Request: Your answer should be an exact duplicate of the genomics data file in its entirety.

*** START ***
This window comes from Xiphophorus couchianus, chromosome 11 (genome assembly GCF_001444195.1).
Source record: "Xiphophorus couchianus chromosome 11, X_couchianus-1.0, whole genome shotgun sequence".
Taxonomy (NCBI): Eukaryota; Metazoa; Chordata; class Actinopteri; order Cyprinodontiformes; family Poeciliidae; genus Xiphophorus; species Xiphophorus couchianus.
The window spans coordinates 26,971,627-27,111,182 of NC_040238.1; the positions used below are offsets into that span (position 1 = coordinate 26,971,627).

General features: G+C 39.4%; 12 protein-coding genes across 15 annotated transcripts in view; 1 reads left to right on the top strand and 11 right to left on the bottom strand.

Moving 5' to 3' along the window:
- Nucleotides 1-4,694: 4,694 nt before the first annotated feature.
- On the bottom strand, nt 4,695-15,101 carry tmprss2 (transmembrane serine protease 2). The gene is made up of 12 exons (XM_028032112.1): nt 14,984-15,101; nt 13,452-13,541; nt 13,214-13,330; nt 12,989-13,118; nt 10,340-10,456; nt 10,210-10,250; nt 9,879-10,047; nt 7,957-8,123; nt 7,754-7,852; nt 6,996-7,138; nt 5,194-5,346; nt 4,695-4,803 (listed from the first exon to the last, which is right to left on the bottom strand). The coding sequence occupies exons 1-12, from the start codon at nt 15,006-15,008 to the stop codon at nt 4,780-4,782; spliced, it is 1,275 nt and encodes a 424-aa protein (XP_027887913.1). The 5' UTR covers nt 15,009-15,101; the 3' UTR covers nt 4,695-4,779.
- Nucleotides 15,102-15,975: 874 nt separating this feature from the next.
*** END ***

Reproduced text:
This window comes from Xiphophorus couchianus, chromosome 11 (genome assembly GCF_001444195.1).
Source record: "Xiphophorus couchianus chromosome 11, X_couchianus-1.0, whole genome shotgun sequence".
Taxonomy (NCBI): Eukaryota; Metazoa; Chordata; class Actinopteri; order Cyprinodontiformes; family Poeciliidae; genus Xiphophorus; species Xiphophorus couchianus.
The window spans coordinates 26,971,627-27,111,182 of NC_040238.1; the positions used below are offsets into that span (position 1 = coordinate 26,971,627).

General features: G+C 39.4%; 12 protein-coding genes across 15 annotated transcripts in view; 1 reads left to right on the top strand and 11 right to left on the bottom strand.

Moving 5' to 3' along the window:
- Nucleotides 1-4,694: 4,694 nt before the first annotated feature.
- On the bottom strand, nt 4,695-15,101 carry tmprss2 (transmembrane serine protease 2). The gene is made up of 12 exons (XM_028032112.1): nt 14,984-15,101; nt 13,452-13,541; nt 13,214-13,330; nt 12,989-13,118; nt 10,340-10,456; nt 10,210-10,250; nt 9,879-10,047; nt 7,957-8,123; nt 7,754-7,852; nt 6,996-7,138; nt 5,194-5,346; nt 4,695-4,803 (listed from the first exon to the last, which is right to left on the bottom strand). The coding sequence occupies exons 1-12, from the start codon at nt 15,006-15,008 to the stop codon at nt 4,780-4,782; spliced, it is 1,275 nt and encodes a 424-aa protein (XP_027887913.1). The 5' UTR covers nt 15,009-15,101; the 3' UTR covers nt 4,695-4,779.
- Nucleotides 15,102-15,975: 874 nt separating this feature from the next.